Attendance at these and other performance-based health promotion events is reinforced not only through marketing but also physically. Following two speeches at the Breastfeeding Clinic and a sparring match between an audience member and Deputy Mayor Subiya Shashikantbhai, 55, over the lack of access to clean water, one young woman stood up to leave with a child. Health workers intercepted her at the door and demanded she return to her seat.
While the young woman conceded, she later tried again more forcefully and was pushed back by the health workers. The young woman and several others resisted the shoves and propelled themselves past the guarded doors—no longer a captive audience.
Health workers deem it necessary to promote attendance to the point of such social and physical coercion. These talks are culturally adapted to the population, according to Dr. Belaben Patel, 56, who has specialized in women’s health since 1988 as a government employee and regularly partners with Manav Sadhna. For instance, as these women generally work at home, in contrast to Gujarati women commuting to offices, the recommended breastfeeding frequency is as much as 10-12 times daily, while there is no need to promote breast milk preservation.
Manav Sadhna home visits serve as the individualized praxis to these health education clinics. Depending on language skills and cultural competence, volunteers join the four full-time health workers on regular walks through their assigned slums, armed with government surveys on swine flu prevention and maternal health.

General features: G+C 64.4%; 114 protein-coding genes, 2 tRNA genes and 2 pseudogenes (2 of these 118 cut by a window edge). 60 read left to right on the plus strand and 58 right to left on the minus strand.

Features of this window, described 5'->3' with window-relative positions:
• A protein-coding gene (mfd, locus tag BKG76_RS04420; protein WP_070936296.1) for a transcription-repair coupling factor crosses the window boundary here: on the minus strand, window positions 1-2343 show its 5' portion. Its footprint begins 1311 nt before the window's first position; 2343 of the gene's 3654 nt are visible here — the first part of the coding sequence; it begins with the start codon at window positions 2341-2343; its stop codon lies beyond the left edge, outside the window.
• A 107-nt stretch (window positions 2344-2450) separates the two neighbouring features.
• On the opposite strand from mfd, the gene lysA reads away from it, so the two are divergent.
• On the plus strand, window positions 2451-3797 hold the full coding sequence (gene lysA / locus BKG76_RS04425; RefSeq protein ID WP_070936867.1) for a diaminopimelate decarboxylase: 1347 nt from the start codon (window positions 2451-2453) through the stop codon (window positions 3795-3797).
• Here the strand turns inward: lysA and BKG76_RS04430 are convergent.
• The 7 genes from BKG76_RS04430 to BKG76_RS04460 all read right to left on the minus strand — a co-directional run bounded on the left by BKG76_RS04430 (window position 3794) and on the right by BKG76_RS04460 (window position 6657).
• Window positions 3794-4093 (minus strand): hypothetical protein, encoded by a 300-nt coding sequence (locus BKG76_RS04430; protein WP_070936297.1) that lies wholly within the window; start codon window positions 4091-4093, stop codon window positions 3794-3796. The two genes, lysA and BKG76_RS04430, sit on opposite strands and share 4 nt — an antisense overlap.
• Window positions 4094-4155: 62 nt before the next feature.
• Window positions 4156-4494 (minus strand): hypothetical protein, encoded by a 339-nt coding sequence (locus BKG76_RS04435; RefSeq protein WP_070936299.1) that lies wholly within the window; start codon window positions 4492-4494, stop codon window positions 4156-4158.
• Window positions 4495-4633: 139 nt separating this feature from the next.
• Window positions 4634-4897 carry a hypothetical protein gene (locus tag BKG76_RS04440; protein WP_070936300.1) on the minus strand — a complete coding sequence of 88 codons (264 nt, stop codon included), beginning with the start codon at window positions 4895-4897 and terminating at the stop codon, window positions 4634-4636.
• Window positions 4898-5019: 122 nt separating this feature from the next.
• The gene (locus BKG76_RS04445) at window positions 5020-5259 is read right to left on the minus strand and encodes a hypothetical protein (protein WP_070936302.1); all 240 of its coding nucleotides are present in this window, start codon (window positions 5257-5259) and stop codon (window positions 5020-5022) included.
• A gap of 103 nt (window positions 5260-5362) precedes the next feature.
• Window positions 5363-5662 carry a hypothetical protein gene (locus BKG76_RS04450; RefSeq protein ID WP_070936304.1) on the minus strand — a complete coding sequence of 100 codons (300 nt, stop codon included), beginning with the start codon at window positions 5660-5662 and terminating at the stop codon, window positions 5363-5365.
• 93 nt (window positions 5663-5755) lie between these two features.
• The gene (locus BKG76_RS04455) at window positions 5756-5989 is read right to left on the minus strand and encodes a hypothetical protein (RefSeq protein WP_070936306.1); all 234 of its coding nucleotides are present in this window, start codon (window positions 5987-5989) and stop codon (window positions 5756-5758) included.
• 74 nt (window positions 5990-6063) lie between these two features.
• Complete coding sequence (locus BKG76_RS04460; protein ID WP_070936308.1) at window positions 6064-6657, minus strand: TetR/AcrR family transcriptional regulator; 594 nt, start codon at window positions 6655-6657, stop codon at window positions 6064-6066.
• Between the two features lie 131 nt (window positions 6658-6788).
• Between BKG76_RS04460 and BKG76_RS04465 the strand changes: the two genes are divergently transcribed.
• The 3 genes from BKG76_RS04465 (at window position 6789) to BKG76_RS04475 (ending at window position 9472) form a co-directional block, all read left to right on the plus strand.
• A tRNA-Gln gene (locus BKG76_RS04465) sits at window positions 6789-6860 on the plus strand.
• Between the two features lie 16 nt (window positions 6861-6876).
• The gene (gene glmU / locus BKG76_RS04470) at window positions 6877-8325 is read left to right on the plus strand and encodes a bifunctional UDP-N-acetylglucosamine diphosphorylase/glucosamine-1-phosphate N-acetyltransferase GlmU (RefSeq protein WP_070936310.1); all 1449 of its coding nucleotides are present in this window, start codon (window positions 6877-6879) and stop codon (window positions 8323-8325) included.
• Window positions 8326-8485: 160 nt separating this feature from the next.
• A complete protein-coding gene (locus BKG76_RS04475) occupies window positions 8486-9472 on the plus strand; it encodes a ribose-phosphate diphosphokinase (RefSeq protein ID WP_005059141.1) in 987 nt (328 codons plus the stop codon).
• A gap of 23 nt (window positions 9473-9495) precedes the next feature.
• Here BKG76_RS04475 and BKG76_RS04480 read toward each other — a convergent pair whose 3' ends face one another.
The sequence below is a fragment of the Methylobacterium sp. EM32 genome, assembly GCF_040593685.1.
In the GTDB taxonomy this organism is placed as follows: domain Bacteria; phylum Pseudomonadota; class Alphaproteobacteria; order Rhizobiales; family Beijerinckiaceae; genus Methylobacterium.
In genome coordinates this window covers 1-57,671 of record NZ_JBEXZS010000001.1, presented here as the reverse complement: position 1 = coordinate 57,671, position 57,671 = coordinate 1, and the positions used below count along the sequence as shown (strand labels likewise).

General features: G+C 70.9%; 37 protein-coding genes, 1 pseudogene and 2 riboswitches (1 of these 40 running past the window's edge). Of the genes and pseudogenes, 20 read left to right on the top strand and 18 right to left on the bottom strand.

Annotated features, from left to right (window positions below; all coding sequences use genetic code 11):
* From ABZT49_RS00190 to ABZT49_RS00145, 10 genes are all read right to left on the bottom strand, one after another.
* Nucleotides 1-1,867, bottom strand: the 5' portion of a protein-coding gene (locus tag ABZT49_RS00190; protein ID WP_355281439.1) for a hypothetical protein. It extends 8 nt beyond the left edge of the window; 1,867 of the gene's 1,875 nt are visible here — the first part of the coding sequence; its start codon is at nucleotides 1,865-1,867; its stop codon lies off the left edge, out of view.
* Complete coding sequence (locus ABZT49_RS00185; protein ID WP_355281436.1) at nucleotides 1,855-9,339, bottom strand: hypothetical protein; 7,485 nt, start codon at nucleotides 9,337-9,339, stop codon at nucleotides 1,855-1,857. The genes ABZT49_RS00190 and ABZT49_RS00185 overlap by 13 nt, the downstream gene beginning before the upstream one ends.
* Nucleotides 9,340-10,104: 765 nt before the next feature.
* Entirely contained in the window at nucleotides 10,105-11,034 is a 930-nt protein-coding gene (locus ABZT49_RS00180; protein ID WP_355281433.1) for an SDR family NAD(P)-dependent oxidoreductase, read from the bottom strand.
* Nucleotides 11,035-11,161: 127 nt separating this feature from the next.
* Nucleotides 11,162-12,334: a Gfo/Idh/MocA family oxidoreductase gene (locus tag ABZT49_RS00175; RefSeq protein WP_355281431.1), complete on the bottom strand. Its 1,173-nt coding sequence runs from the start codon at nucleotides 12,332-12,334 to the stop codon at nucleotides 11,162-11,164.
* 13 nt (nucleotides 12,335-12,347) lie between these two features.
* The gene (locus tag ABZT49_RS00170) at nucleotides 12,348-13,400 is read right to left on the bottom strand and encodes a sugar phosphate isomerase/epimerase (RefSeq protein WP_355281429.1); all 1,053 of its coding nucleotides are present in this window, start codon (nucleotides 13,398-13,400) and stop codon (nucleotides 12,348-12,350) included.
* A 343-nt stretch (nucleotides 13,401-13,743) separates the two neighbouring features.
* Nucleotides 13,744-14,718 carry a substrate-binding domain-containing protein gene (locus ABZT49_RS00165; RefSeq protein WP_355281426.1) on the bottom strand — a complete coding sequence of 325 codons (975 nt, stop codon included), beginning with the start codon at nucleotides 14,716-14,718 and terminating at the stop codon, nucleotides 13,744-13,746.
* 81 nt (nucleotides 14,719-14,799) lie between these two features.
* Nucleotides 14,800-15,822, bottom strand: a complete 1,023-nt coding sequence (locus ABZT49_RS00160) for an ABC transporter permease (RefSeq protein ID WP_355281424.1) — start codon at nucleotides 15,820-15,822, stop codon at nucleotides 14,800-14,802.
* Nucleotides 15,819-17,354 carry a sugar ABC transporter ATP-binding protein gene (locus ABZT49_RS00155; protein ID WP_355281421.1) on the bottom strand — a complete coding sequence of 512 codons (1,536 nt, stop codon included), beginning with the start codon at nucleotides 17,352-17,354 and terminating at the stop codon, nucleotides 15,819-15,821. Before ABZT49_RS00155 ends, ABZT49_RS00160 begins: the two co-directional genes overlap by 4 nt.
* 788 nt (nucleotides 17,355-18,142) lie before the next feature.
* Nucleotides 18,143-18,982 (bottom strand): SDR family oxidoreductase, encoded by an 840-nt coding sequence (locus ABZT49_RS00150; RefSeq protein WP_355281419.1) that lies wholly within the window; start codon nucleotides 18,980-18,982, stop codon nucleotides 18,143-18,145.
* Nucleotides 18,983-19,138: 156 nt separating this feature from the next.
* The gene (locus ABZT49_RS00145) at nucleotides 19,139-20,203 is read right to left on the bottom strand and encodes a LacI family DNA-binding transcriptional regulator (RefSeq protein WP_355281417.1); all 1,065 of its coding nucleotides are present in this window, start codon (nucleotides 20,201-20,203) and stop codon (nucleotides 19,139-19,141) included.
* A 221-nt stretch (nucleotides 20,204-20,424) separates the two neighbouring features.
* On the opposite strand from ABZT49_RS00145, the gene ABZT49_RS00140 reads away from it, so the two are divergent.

This personal touch is carefully balanced to avoid hand-holding and promote self-empowerment, the latter a principal tenet of the organization’s mission, according to Desai. Likewise, creative health-promoting activities like festivals are complemented with more mainstream community events such as parent meetings.
A Brother NGO: The Bindi Project
Partner organizations find alternative creative approaches to personalizing community health education. The Bindi Project, which also takes a holistic view of health that focuses on women’s wellness, works with fathers to sensitize them about gender equity in health and education. Program Manager Calvin John, 29, creates a series of short films, “Celebrating Daughters,” as part of the organization’s initiative to persuade fathers to allow their daughters more space to make decisions about their health.
One of these videos stars a slum resident discussing his pride for his daughter for her work ethic and healthy habits and features clips of his daughter executing boxing moves. Another video in progress spotlights the story of Ramesh Ramir No Tekpo, a daily laborer who demonstrated an above-average commitment to the health of his pregnant wife when she became very ill.
According to John, Ramir No Tekpo poured their life savings into sonogram check-ups, was meticulous in preparing meals aligned with nutritional recommendations, and took time off from work to monitor his wife’s stress-rest balance. Such stories are documented as a model for other men to follow in increasing their involvement in their wife’s health, said John.
The affiliation among Manav Sadhna, The Bindi Project, and the Self-Employed Women’s Association (SEWA)—all based in Gandhi’s former ashram—reveals how far the intersections of arts and health go. SEWA, which focuses on advocacy for less socially visible workers like female rag-pickers, and Bindi Project frequently promote their free services to the communities at Manav Sadhna-organized events. “Everything is about connection,” said Desai.